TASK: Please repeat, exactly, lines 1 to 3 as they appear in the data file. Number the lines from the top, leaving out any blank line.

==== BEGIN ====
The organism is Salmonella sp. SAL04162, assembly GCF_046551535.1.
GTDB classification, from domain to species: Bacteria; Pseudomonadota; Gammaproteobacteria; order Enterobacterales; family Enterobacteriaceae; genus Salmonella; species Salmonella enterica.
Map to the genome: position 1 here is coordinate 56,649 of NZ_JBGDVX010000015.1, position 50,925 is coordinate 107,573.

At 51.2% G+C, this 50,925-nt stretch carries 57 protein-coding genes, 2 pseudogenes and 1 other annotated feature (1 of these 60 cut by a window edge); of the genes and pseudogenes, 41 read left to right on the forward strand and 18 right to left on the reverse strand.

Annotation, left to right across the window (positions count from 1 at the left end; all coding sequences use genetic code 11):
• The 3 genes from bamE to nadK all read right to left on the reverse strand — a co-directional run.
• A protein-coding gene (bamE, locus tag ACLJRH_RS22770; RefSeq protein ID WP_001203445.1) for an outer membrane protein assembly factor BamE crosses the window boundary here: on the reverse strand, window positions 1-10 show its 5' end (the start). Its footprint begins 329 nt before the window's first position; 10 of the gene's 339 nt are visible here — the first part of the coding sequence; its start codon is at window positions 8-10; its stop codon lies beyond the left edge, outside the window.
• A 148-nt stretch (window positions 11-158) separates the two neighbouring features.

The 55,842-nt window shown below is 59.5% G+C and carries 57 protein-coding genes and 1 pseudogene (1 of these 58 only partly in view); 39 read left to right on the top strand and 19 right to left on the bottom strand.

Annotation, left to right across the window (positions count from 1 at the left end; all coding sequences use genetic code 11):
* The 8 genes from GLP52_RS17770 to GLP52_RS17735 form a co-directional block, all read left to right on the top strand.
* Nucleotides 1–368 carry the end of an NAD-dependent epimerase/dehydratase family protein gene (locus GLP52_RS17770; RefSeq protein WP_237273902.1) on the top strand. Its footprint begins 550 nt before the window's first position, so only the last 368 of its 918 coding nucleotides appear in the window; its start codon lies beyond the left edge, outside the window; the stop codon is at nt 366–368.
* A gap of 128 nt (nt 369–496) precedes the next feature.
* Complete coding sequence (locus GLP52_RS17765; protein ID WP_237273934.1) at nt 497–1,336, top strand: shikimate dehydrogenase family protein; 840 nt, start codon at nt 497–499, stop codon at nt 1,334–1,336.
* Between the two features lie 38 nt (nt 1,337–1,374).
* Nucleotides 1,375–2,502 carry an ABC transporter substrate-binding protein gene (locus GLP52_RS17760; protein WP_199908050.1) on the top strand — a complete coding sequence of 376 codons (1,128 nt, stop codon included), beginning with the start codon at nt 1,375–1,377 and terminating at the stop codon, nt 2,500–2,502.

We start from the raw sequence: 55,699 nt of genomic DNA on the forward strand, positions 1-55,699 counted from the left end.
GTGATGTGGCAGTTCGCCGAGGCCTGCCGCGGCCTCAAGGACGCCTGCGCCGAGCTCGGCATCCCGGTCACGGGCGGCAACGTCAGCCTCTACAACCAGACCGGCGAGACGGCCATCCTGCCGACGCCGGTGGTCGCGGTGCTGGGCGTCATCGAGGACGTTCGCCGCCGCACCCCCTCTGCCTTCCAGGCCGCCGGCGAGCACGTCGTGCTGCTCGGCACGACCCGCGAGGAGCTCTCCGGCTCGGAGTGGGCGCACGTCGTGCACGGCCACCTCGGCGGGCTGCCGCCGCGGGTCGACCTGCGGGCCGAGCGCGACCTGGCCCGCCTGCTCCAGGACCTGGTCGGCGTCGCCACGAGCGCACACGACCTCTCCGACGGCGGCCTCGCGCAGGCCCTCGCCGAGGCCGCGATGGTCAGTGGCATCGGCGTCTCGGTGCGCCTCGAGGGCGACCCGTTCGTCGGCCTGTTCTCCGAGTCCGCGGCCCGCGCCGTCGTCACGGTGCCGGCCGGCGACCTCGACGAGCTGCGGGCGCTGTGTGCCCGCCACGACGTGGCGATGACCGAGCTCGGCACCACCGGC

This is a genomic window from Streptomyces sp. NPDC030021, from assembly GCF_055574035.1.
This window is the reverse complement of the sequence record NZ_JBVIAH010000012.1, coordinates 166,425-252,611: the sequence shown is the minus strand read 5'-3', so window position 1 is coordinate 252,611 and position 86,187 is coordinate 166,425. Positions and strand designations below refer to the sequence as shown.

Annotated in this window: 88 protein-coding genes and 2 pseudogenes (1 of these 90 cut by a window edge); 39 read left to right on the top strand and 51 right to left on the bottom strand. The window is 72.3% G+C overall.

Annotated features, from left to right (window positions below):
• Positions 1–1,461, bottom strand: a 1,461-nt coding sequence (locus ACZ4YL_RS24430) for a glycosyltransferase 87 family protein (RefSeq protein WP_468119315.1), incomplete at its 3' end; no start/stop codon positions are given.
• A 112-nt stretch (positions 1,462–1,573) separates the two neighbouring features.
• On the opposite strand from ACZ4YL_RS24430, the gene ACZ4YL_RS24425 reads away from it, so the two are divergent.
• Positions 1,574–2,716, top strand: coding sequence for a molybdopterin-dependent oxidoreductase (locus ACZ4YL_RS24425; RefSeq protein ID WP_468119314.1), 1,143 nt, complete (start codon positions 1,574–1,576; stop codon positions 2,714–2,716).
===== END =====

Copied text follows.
The organism is Salmonella sp. SAL04162, assembly GCF_046551535.1.
GTDB classification, from domain to species: Bacteria; Pseudomonadota; Gammaproteobacteria; order Enterobacterales; family Enterobacteriaceae; genus Salmonella; species Salmonella enterica.
Map to the genome: position 1 here is coordinate 56,649 of NZ_JBGDVX010000015.1, position 50,925 is coordinate 107,573.